"Thus says the Lord;
Stand beside the earliest roads;
Ask the pathways of old which is the way to good, and walk it;
Thus you will find rest for your souls."
The spread of Christianity in Cyprus only a few years after the crucifixion of Jesus is not only due to the island’s proximity to Palestine, but also to the flight of Christians after the stoning of Stephen, the first Christian martyr. However, the main reason was because of the arrival of the Apostle Paul and of Barnabas, himself a Cypriot, in the year 45 AD.
Destinations in France offer pilgrims an extraordinarily rich religious, historical, cultural and architectural heritage to discover. France, sometimes referred to as the “eldest daughter of the Church” was the first of the countries established after the fall of the Western Roman Empire in 476 to become Christian and Catholic.
Many religious pilgrims visit Greece because St. Paul came to Greece, preaching the Holy Gospel and teaching people about Jesus. In addition, the monuments of Greece include churches and monasteries, many dating back to the early centuries of Christianity and containing impressive mosaics and rare murals and icons.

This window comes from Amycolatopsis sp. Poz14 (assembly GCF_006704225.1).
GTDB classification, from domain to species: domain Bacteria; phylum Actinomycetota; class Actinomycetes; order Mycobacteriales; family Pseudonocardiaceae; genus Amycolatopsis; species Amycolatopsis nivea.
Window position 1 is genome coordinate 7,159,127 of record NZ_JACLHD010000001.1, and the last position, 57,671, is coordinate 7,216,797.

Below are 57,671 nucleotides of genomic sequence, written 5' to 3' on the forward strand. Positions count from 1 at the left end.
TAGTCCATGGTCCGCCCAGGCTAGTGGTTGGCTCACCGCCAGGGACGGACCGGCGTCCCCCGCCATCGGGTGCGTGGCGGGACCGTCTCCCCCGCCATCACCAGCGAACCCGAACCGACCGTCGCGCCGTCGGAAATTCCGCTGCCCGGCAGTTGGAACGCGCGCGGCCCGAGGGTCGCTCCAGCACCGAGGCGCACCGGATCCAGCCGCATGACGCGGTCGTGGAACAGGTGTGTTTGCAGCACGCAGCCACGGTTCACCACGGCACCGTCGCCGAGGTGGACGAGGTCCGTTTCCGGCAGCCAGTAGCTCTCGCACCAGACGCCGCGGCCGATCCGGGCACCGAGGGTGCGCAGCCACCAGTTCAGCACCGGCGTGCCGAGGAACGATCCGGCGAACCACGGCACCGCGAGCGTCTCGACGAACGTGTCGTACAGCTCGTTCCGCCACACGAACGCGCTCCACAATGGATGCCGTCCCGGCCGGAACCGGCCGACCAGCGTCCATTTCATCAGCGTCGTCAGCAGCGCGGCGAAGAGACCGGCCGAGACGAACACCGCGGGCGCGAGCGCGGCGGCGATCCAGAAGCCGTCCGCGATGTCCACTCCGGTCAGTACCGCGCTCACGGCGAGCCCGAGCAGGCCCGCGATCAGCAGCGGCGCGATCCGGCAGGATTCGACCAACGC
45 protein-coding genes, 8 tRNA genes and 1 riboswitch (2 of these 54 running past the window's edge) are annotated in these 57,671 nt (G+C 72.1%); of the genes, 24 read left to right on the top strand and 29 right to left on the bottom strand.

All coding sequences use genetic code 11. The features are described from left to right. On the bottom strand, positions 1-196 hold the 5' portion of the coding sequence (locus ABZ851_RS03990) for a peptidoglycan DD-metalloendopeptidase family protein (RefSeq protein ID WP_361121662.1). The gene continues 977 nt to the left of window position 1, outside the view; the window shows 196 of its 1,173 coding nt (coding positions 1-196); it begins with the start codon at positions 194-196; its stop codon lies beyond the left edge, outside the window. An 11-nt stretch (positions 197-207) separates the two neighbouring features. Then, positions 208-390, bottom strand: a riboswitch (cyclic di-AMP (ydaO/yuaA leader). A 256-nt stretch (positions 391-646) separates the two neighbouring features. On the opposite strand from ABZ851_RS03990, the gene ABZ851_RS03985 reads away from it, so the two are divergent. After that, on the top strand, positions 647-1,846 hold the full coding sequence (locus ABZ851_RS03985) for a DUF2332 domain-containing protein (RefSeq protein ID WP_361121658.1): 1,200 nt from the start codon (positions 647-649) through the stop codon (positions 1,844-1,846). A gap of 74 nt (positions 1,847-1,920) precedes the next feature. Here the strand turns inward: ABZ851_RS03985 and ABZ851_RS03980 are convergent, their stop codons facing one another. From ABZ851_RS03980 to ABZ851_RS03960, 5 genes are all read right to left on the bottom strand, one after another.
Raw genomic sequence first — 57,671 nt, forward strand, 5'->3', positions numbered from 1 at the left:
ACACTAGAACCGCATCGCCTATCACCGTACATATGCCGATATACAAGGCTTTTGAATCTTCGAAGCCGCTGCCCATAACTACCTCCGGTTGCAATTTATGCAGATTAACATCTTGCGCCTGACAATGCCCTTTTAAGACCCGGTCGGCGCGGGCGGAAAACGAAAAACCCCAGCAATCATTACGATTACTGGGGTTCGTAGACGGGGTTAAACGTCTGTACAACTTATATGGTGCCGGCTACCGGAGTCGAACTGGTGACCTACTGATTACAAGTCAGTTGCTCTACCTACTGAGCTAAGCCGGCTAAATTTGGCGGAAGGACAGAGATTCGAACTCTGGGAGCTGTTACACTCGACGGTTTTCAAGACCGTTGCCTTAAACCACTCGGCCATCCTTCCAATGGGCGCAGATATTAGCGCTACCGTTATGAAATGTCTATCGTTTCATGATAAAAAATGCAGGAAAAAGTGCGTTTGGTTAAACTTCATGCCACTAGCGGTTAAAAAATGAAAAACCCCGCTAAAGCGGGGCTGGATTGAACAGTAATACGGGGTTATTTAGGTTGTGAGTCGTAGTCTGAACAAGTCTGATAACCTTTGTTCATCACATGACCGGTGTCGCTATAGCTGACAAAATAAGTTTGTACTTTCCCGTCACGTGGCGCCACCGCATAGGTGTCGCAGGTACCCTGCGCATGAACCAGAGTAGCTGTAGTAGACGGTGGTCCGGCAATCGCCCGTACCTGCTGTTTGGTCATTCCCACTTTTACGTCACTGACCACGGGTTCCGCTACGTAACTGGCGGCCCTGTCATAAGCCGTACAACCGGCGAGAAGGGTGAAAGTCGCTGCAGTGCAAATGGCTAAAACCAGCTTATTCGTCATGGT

St. Patrick, patron saint of Ireland, helped to convert Ireland to Christianity in the fifth century. Monasteries, which became centers of learning and manuscript illumination, were founded throughout the land; and traces of this time of saints and scholars can still be seen in Ireland today.
Connections to both the Old Testament and the New Testament exist in Jordan. It was in Jordan where Jacob wrestled with the Angel of God, where Job suffered and where Elijah ascended to heaven. It is the place where Moses led the Israelites on their flight from Egypt to the Holy Land and where Jesus was baptized by John.
Christianity in Malta dates back to 60 AD when St Paul was shipwrecked on his way to Rome. During his three month stay, Paul was bitten by a snake and not harmed, which caused people to regard him as a god. Paul's steps can be retraced in the shrines, grottos and catacombs of Rabat and in the ancient capital Mdina.
Pilgrims who visit Poland are privileged to not only visit its historical Christian monuments and its beautiful churches, but also have a chance to observe faith still alive in the hearts of its people. Since the year 966 the Catholic Church has played an important religious, cultural and political role in the country.